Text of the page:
• Let them pick out a fun reusable water bottle to use instead of buying bottled water. Having a personalized style helps kids (and adults) feel a sense of ownership over their sustainable choice.
  • Involve them in sorting the recyclables. Little kids can look for the recycling symbol or the plastic number codes on packages.
  • Start a compost pile in the backyard and let the kids be the ones who turn the compost tumbler or add scraps. It’s a gross-but-cool learning experience to watch how the organic waste decomposes, and to spot the occasional worm helping the process along.

Take a household waste-reduction challenge: Set a goal to see if you can reduce the amount of landfill-bound trash that your family generates each week. Weigh your trash as a baseline, then try to recycle, reuse, or shop smarter each week to throw out less and less trash. If you succeed, have a family celebration — an eco-friendly one, of course, like riding bikes to a favorite ice cream place!

How are you helping to educate and involve your kids in being more sustainable? Share your tips in the comments.
Share with Your Friends & Family
  • tommy b. 4 days ago
  • Randy F. 16 days ago
    Half Answer: Take child past Large Box Store with transit & foot traffic nearby and they should see a recyclable graveyard with wispy plastic bag ghosts flitting about in the breeze! The second half uses your creativity in discussion about the scary sights outside; how they're getting larger ~ Deadlier.
    Mention how the animals, fresh water, and drain pipes are affected.
    Make it age appropriate (√:
  • Debra B. 19 days ago
    Our recycle company states that it has to be placed in a see through plastic container and set next to recycling on weekly pickup. I guess that way they can see it is oil and not paint maybe. Anyway, he doesn't take it in, so even better.
  • Debra B. 20 days ago
    Come on , everyone knows that children learn by watching what adults do , from the time they are born. Practice what you preach. Recycle all that you can after reusing, reducing, etc. We recycle plastic, paper, and cardboard in one container, and glass in another. When my husband changes the oil in his truck, the used oil goes into a rinsed out gallon milk jug, and is also recycled! I am so blessed in live in Oregon where we recycle, where bottle returns are charged and therefore returned. We also have no plastic bags given out at grocery stores as of January 1st, 2020. We taught our 2 children, and now our grandchildren, to leave things cleaner than you found them. This includes camping, hiking, walking on the beach, and every day at home. Teach recycling just as you would brushing your teeth, singing the ABC's, etc. just a every day basic part of life. This way it becomes a good habit, and we could all use more of those. Happy New Year to all!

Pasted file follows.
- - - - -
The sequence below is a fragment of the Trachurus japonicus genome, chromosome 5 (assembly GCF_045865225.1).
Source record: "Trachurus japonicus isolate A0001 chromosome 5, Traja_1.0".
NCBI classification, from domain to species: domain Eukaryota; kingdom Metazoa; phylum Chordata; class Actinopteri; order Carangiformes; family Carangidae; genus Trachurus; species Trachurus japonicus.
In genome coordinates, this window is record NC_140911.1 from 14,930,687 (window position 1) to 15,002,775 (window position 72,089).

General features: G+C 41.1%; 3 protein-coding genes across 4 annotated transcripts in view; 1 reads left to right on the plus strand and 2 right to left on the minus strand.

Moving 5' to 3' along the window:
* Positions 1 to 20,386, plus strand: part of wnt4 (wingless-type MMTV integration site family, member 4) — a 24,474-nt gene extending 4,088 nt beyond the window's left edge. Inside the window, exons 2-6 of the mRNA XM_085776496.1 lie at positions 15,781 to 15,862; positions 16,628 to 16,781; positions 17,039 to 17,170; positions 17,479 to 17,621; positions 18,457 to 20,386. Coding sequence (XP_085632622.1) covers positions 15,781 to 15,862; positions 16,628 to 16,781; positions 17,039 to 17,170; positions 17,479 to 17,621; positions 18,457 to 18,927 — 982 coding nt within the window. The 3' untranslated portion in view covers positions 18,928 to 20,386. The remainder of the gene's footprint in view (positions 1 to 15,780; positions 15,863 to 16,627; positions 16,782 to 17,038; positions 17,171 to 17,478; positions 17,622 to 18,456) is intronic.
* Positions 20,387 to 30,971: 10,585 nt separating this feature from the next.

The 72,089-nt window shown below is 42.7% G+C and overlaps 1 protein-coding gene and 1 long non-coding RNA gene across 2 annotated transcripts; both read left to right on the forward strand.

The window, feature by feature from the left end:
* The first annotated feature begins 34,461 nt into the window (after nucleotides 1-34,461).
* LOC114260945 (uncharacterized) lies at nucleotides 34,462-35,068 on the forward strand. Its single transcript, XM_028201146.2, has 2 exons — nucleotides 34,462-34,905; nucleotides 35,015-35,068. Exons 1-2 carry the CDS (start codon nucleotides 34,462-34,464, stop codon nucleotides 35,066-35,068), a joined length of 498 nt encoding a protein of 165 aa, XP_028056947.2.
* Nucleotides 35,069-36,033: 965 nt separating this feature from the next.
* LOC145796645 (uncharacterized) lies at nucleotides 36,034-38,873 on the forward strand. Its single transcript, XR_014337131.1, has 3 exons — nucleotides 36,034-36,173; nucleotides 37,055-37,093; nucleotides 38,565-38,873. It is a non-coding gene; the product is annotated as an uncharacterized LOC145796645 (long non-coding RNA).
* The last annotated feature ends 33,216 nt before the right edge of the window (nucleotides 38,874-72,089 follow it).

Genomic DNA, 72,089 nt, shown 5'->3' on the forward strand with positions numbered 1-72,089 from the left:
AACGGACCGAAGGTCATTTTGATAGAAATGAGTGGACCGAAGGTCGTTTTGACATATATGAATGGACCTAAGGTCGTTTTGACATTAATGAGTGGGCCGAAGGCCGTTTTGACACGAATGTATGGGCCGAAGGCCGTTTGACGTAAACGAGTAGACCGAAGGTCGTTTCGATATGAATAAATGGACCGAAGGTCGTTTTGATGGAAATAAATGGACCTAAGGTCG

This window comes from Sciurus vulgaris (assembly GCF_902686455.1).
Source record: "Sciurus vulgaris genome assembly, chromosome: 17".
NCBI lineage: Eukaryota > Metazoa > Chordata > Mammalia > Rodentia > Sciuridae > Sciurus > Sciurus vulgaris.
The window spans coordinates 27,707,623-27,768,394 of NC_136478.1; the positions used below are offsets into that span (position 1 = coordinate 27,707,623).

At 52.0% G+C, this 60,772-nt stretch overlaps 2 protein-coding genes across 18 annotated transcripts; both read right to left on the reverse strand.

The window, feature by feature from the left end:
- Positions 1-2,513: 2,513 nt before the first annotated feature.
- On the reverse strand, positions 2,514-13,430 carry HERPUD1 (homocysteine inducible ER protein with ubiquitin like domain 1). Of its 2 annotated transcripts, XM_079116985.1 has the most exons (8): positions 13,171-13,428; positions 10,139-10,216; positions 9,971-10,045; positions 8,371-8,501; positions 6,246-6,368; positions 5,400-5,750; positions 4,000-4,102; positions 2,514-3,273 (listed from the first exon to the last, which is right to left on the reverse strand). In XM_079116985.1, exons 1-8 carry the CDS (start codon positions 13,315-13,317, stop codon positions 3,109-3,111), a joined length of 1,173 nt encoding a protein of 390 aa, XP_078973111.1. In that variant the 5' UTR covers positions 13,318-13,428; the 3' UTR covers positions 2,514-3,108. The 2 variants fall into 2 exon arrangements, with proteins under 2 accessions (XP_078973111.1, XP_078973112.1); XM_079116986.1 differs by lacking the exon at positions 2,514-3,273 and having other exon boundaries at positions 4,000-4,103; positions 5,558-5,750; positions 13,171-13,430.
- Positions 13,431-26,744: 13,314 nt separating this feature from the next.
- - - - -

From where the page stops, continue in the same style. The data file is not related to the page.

• John J. 20 days ago
      Not a big deal but I put the used oil back in containers they came in or other containers that contained chemicals such that the containers can't be recycled (i.e. chemical leaching). A milk jug can be recycled but not after it has oil in it, plus that kind of plastic is kinda wimpy and the ol' may seep through with enough time (I suspect he takes the oil in for recycling well before that could happen).
  • Bev P. 1 month ago
    Help me teach mynkuds that the cardboard and plastics I dig out of the recycling bin are just as valid if not more so. Off to work on my recycled ornaments and will post my progress because this is working out soooo cute. I might start a trend.
  • View More